Skip to main content


Showing posts with the label relationship survey

How to Measure Closeness in Relationships- Line Scale of Closeness

  Line Scale of Closeness (LSC) The Line Scale of Closeness (LSC) is a simple measure that can be used in clinical or research settings. In a clinical setting, psychotherapists and clients can explore any barriers to closeness and discuss how the level of closeness has changed over time. The LSC may also be used to identify progress toward counseling goals. To compare changes over time or differences between groups, use a standardized line length such as 7-inches or 18-cm.  On each end of the line, identify the client or participant and on the opposite end of the line, identify the person who is the subject of feeling close to or distant from. Ask the client or participant to place an X on the line to indicate how close they feel toward the other person. Example   Example        ______________________________________________________________ Self Other   Scoring Place a ruler on the scale and record the score in centimeters to two decimal point

Experiences in Close Relationships-Relational Structures

  SCALE NAME:   Experiences in Close Relationships-Relational Structures  (ECR-RS) AUTHORS : Fraley and others  The ECR-RS is a measure of adult attachment that includes four 9-item subscales for mother, father, romantic partner, and best friend attachment ( Fraley et al. , 2011a). Statements on the ECR-RS are rated on a 7-point scale (1 = strongly disagree ; 7 = strongly agree ).   Sample items from the ECR-RS   I find it easy to depend on this person. I often worry that this person doesn't really care for me.   Reliability values   “In our research, the ECR-RS has proven to be quite useful. The test-retest reliability (over 30 days) of the individual scales are approximately .65 for the domain of romantic relationships (including individuals who experienced breakups during the 30-day period) and .80 in the parental domain.” ( Chris-Fraley, n.d.)   Scale alpha values exceed .90 for each scale, according to Chris-Fraley .   Finding the ECR-RS Questionn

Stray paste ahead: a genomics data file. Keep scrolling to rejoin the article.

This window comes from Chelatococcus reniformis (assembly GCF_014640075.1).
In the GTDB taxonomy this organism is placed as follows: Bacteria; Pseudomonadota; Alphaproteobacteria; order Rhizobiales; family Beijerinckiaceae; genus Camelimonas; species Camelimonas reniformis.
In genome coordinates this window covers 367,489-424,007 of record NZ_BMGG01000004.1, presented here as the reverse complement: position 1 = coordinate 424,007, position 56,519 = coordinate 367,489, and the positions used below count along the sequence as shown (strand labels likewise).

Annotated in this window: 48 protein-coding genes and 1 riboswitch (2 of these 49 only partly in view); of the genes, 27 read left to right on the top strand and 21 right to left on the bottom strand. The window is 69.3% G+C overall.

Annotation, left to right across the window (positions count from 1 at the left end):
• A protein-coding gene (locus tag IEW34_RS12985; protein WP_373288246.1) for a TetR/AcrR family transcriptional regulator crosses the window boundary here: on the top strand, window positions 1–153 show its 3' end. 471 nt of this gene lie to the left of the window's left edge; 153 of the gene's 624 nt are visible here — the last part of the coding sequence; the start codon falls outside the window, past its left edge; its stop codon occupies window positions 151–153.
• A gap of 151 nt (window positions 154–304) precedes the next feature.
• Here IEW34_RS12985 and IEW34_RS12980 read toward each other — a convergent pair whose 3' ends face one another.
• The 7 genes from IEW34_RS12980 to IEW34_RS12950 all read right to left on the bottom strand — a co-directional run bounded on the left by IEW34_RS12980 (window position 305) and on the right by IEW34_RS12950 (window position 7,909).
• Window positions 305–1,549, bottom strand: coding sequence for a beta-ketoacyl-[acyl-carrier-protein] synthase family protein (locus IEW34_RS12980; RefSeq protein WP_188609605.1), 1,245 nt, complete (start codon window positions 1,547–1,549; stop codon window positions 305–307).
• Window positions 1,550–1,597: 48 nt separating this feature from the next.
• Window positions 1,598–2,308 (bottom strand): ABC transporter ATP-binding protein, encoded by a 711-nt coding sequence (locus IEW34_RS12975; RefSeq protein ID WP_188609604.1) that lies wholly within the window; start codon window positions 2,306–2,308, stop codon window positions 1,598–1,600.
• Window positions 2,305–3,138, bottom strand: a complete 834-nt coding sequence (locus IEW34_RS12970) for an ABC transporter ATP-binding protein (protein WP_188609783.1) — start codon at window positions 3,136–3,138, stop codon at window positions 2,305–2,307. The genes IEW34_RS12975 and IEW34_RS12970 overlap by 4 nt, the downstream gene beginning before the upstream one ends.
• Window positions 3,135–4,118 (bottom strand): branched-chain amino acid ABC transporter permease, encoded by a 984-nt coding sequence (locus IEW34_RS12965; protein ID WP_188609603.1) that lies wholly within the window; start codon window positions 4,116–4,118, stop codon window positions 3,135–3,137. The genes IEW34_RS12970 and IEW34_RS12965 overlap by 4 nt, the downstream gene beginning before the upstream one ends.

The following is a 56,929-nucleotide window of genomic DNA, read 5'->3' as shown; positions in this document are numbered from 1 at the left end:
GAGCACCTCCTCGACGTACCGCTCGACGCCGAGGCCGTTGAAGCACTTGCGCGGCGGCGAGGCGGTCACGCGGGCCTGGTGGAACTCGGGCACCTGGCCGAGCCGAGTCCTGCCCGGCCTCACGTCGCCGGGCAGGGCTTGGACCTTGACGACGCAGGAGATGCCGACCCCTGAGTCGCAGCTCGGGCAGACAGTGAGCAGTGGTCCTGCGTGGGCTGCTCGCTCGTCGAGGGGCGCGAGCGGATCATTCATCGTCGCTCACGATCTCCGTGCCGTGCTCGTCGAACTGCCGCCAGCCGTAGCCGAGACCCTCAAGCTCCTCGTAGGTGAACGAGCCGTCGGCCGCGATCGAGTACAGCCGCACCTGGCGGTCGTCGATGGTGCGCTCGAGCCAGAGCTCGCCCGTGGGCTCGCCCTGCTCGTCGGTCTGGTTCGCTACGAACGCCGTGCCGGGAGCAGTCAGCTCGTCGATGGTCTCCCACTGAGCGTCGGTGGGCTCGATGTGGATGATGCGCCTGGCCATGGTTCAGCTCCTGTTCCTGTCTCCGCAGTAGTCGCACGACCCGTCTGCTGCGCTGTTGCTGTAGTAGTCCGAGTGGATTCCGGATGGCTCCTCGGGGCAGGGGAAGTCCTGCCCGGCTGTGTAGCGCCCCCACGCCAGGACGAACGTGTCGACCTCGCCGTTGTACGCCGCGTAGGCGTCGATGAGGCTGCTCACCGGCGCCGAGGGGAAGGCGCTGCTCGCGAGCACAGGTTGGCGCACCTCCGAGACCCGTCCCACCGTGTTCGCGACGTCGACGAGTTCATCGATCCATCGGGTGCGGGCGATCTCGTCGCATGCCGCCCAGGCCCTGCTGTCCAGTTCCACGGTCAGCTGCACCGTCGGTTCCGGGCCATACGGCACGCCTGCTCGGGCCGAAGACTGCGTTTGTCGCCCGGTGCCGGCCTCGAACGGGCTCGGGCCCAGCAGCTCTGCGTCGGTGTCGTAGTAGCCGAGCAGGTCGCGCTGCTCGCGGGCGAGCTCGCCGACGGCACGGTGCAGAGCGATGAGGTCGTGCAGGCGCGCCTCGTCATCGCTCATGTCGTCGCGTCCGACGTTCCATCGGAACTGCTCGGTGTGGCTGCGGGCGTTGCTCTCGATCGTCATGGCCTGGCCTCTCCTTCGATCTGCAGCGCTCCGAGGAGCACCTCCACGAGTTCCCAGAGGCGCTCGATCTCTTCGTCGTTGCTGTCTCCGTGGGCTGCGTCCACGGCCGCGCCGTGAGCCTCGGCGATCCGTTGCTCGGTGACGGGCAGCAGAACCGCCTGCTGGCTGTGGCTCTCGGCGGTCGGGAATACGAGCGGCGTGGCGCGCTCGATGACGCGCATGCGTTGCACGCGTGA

Marriage & Divorce Rates by Age and Year

Two charts illustrate how the divorce rate and the remarriage rate in the United States vary across seven age groups. See the captions in the charts for the sources of these data. The rate of divorce is much higher for younger persons than for older persons but the rate of divorce has declined among younger persons than for older persons for the two-year comparison—1990 and 2015. Remarriage rates are also much higher for younger persons but there is a significant drop since 1990 for younger persons compared to the relatively stable rate for older persons. What is not obvious in these data are changes in people living together. About Creating Surveys and understanding  Applied Statistics... FIND my books on AMAZON